Applied Physics

Directing Single Photons

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Science  07 Oct 2011:
Vol. 334, Issue 6052, pp. 17-19
DOI: 10.1126/science.334.6052.17-d

Photons are ideal carriers of bits of information—they are fast, robust, and can travel long distances. For secure applications such as quantum key distribution for cryptography, the information is conveyed by single photons. Compared with classical keys, an attack on the communication channel by an eavesdropper that uses a quantum key is readily detected. Quantum dots are useful sources of single photons and can be integrated into on-chip waveguides that direct where the single photons go. However, extracting the photons from the waveguide into an external communication channel (such as an optical fiber) is often inefficient because the photons undergo internal reflection at the waveguide's interfaces. Davanco et al. have designed a system whereby a tapered fiber waveguide is coupled to a semiconductor waveguide that contains quantum dots. The geometry of the semiconductor waveguide is designed so that the properties of the generated single photons can be selected and matched to that of the tapered fiber. This matching enhances the extraction of the single photons from the semiconductor waveguide into the tapered fiber.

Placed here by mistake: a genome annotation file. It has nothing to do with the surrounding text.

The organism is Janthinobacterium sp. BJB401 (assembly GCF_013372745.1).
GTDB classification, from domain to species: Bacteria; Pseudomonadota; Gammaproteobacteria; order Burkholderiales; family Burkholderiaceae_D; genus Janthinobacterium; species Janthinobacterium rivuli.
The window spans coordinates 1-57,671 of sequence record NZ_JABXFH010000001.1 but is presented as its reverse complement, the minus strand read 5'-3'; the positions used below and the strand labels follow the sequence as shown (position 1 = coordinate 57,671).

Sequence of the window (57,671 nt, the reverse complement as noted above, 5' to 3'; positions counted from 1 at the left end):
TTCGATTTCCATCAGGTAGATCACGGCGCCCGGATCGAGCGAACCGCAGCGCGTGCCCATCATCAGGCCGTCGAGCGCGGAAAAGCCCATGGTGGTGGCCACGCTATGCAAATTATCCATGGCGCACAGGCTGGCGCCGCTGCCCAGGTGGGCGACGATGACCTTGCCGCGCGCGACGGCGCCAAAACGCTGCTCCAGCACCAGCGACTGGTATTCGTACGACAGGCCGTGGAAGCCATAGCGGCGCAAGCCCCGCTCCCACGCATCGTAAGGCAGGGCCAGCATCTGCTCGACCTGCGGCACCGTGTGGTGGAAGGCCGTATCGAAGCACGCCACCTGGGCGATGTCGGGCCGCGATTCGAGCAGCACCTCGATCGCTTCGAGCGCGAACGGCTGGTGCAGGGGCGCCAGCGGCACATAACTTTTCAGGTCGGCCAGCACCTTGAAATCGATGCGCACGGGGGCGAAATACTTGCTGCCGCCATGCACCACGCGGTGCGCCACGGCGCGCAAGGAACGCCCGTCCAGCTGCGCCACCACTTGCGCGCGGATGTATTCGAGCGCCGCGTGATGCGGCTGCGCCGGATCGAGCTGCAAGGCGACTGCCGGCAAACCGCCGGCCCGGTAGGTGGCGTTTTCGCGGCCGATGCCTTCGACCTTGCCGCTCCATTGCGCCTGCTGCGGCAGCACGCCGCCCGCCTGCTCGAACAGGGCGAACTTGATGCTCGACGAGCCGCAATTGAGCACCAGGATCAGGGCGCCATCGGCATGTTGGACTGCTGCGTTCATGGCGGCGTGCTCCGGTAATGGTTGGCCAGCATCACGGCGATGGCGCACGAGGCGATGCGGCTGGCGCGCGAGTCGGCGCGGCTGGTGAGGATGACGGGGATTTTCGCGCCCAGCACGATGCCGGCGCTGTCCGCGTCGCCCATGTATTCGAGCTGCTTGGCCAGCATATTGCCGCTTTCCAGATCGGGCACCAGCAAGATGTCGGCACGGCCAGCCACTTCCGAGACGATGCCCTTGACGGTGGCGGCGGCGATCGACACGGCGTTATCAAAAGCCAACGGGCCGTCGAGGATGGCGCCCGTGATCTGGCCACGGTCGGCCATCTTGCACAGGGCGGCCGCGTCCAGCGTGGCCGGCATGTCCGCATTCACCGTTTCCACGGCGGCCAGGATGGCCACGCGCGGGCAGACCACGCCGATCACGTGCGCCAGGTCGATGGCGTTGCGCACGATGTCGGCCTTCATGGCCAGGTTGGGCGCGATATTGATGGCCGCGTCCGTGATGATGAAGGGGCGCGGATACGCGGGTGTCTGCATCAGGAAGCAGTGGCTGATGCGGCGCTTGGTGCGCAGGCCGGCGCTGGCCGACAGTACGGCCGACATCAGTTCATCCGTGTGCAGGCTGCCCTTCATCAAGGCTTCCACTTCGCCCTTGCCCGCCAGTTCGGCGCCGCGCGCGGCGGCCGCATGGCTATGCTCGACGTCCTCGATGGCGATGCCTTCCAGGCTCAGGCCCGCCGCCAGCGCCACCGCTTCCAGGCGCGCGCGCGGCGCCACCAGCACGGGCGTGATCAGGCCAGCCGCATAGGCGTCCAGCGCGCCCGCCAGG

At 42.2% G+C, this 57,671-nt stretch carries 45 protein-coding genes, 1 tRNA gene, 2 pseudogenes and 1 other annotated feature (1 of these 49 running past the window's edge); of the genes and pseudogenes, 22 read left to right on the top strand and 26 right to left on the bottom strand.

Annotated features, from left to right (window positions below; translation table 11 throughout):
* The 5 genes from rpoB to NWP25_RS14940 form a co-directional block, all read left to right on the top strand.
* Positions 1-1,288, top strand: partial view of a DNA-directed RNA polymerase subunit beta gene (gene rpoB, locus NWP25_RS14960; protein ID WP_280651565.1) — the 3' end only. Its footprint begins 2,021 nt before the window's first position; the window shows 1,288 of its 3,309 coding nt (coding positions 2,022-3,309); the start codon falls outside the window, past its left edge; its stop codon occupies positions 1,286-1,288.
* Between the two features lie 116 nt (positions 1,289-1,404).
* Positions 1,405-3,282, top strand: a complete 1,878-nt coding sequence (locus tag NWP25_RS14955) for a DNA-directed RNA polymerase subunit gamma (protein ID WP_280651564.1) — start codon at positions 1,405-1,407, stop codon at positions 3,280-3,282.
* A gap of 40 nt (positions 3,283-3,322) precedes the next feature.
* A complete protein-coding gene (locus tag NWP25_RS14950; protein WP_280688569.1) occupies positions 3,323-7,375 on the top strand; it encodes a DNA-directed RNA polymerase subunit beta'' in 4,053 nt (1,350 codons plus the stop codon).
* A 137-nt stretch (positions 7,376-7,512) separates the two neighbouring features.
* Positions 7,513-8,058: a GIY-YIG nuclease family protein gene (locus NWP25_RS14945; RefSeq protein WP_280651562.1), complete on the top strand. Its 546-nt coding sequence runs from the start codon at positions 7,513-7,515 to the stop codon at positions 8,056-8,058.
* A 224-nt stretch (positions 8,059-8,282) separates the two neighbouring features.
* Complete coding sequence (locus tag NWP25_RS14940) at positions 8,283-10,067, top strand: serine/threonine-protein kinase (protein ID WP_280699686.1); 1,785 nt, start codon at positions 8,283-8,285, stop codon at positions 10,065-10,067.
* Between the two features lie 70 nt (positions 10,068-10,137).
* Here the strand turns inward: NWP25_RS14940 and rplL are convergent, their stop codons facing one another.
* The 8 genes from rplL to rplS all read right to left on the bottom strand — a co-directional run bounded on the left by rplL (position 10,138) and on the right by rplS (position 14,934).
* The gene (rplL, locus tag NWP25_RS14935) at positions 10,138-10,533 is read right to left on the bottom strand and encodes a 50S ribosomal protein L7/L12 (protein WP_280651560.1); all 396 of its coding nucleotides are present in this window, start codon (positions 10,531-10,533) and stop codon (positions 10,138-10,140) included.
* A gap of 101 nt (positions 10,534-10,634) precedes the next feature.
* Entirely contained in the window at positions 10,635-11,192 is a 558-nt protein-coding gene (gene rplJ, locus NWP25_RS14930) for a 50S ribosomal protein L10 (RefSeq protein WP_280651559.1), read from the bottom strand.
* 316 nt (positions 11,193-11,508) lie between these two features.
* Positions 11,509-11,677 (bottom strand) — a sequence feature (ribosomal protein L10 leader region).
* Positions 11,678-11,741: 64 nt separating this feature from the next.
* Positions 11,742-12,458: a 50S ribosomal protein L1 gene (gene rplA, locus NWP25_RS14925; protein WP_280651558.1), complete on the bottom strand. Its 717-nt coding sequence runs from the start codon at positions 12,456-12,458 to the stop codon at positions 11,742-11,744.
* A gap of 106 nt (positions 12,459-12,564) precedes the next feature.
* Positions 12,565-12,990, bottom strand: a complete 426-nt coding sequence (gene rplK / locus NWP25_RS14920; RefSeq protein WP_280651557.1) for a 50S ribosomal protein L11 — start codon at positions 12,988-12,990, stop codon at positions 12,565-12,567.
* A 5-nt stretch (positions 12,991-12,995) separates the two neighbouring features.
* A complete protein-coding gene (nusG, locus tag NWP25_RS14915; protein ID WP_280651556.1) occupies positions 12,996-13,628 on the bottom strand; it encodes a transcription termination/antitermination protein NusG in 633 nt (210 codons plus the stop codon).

Appl. Phys. Lett. 99, 121101 (2011).

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